KALISPELL — "We're Hiring" signs are becoming commonplace for businesses in western Montana as we continue to battle a worker shortage.
This comes as the state's unemployment rate declines marking the third consecutive month of lower unemployment rates.
To put things in perspective, Montana's overall unemployment at this time is 3.8% while the jobless numbers in the Flathead have fallen from 6.3% in February to 5.6%, in March.
There are now 2,714 unemployed workers in Flathead County but businesses -- including non-profits -- are struggling to find workers.
While MTN has covered the employee shortage in Flathead County, now we're going to look at what it's done for one business in particular.
Habitat for Humanity's ReStore has closed its donation center as there are not enough workers to staff it.
The Habitat for Humanity ReStore is a consignment shop where those with financial instability can find good quality home wares in the Flathead Valley,
“We're able to give the opportunity for someone to own a piece of furniture that they may not be able to own on a conventional method,” said ReStore manager Adam Tunnell.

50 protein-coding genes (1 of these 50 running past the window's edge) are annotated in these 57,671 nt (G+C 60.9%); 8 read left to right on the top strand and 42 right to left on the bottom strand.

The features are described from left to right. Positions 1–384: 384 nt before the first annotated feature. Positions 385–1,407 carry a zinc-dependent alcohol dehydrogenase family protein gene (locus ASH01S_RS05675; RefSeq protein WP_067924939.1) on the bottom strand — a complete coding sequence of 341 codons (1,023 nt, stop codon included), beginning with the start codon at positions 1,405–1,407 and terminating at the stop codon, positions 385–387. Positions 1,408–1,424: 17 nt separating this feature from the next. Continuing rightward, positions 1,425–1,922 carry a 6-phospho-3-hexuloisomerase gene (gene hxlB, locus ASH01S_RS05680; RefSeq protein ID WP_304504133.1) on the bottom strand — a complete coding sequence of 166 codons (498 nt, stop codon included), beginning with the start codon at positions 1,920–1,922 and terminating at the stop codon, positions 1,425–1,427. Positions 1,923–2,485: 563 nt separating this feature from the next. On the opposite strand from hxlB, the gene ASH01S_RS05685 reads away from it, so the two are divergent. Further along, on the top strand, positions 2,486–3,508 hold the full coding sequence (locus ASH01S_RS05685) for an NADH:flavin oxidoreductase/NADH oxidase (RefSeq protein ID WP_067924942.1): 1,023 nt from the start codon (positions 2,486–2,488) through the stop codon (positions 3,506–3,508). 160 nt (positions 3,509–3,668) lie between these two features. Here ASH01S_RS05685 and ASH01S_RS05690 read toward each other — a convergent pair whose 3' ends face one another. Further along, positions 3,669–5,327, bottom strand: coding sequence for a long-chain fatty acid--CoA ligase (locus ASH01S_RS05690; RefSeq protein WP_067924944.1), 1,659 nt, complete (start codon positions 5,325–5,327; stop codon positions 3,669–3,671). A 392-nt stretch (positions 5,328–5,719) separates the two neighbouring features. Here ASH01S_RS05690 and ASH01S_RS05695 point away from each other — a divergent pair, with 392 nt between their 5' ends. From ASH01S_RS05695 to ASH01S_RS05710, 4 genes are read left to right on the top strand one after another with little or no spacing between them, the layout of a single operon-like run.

“I love coming here for chairs, throw pillows, artwork,” said Emily Crawford who has been coming to ReStore to fill her new home with slightly used items.
Crawford said she's impressed by the large inventory of the store, "they are now full of donations."
But that will not last long. Tunnell says very soon options could run out -- at least, temporarily -- until they can hire more people.
“Due to staffing issues, we've had to suspend donations. I haven't had the staff that's able to provide the ability to accept the donations and process them and then be able to do load-outs for sold items,” said Tunnell.
Instead of closing completely, Tunnell had to make a tough choice.
“I just made the decision to keep the restore open to keep things working and keep it available for sales for the community,” said Tunnell.
Tunnell is hopeful that once he has the three open positions filled, donation operations can go back to normal.
“Once we do get back to 100% staffing, we will restart the truck routes and we will get back up to 100% operation,” said Tunnell.
Tunnell is encouraging the community to come to ReStore first before a big box store because with every $100 earned, will build one-square foot of someone’s bedroom in the Habitat for Humanity builds.
Tunnell says ReStore is currently going through many applications and interviews to fill the empty positions, but if you would like to volunteer you can visit their website here.